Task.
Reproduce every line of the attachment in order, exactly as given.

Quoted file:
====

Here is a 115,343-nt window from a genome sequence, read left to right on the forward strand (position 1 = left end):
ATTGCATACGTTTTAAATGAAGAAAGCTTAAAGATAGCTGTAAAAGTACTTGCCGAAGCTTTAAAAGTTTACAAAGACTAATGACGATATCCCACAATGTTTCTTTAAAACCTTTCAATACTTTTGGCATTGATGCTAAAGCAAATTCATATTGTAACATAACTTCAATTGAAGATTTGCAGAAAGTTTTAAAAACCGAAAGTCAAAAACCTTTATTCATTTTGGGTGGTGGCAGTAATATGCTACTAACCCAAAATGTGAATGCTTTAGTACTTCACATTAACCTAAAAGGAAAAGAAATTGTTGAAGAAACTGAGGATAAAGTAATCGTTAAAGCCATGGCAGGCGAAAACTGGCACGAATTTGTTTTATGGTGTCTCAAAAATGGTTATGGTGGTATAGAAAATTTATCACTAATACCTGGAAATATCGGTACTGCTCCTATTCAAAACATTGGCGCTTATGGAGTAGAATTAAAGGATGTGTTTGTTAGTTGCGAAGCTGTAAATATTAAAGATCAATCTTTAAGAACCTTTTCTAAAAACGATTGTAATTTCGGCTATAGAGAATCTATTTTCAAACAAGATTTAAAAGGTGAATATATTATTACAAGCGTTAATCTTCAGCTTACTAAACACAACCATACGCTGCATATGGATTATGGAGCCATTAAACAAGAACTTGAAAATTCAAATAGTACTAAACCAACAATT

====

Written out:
Here is a 115,343-nt window from a genome sequence, read left to right on the forward strand (position 1 = left end):
ATTGCATACGTTTTAAATGAAGAAAGCTTAAAGATAGCTGTAAAAGTACTTGCCGAAGCTTTAAAAGTTTACAAAGACTAATGACGATATCCCACAATGTTTCTTTAAAACCTTTCAATACTTTTGGCATTGATGCTAAAGCAAATTCATATTGTAACATAACTTCAATTGAAGATTTGCAGAAAGTTTTAAAAACCGAAAGTCAAAAACCTTTATTCATTTTGGGTGGTGGCAGTAATATGCTACTAACCCAAAATGTGAATGCTTTAGTACTTCACATTAACCTAAAAGGAAAAGAAATTGTTGAAGAAACTGAGGATAAAGTAATCGTTAAAGCCATGGCAGGCGAAAACTGGCACGAATTTGTTTTATGGTGTCTCAAAAATGGTTATGGTGGTATAGAAAATTTATCACTAATACCTGGAAATATCGGTACTGCTCCTATTCAAAACATTGGCGCTTATGGAGTAGAATTAAAGGATGTGTTTGTTAGTTGCGAAGCTGTAAATATTAAAGATCAATCTTTAAGAACCTTTTCTAAAAACGATTGTAATTTCGGCTATAGAGAATCTATTTTCAAACAAGATTTAAAAGGTGAATATATTATTACAAGCGTTAATCTTCAGCTTACTAAACACAACCATACGCTGCATATGGATTATGGAGCCATTAAACAAGAACTTGAAAATTCAAATAGTACTAAACCAACAATT